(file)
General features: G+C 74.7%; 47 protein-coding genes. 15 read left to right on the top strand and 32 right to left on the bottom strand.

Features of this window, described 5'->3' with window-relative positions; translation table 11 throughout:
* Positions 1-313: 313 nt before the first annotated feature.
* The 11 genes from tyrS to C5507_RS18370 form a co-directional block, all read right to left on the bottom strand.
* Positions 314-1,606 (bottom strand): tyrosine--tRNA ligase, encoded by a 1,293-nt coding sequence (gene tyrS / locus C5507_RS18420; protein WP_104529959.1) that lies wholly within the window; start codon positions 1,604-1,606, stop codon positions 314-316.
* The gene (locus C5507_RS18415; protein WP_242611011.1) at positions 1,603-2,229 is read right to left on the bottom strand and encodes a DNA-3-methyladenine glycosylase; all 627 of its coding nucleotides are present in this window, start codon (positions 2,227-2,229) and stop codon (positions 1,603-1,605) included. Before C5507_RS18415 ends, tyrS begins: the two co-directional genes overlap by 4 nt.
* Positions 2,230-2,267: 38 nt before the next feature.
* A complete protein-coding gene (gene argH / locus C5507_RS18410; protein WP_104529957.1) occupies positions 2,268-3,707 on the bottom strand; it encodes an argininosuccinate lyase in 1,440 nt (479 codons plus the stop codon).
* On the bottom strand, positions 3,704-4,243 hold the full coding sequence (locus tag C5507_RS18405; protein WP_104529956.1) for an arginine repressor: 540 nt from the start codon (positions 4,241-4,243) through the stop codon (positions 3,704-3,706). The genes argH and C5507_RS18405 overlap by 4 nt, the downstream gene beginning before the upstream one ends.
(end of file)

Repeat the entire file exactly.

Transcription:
General features: G+C 74.7%; 47 protein-coding genes. 15 read left to right on the top strand and 32 right to left on the bottom strand.

Features of this window, described 5'->3' with window-relative positions; translation table 11 throughout:
* Positions 1-313: 313 nt before the first annotated feature.
* The 11 genes from tyrS to C5507_RS18370 form a co-directional block, all read right to left on the bottom strand.
* Positions 314-1,606 (bottom strand): tyrosine--tRNA ligase, encoded by a 1,293-nt coding sequence (gene tyrS / locus C5507_RS18420; protein WP_104529959.1) that lies wholly within the window; start codon positions 1,604-1,606, stop codon positions 314-316.
* The gene (locus C5507_RS18415; protein WP_242611011.1) at positions 1,603-2,229 is read right to left on the bottom strand and encodes a DNA-3-methyladenine glycosylase; all 627 of its coding nucleotides are present in this window, start codon (positions 2,227-2,229) and stop codon (positions 1,603-1,605) included. Before C5507_RS18415 ends, tyrS begins: the two co-directional genes overlap by 4 nt.
* Positions 2,230-2,267: 38 nt before the next feature.
* A complete protein-coding gene (gene argH / locus C5507_RS18410; protein WP_104529957.1) occupies positions 2,268-3,707 on the bottom strand; it encodes an argininosuccinate lyase in 1,440 nt (479 codons plus the stop codon).
* On the bottom strand, positions 3,704-4,243 hold the full coding sequence (locus tag C5507_RS18405; protein WP_104529956.1) for an arginine repressor: 540 nt from the start codon (positions 4,241-4,243) through the stop codon (positions 3,704-3,706). The genes argH and C5507_RS18405 overlap by 4 nt, the downstream gene beginning before the upstream one ends.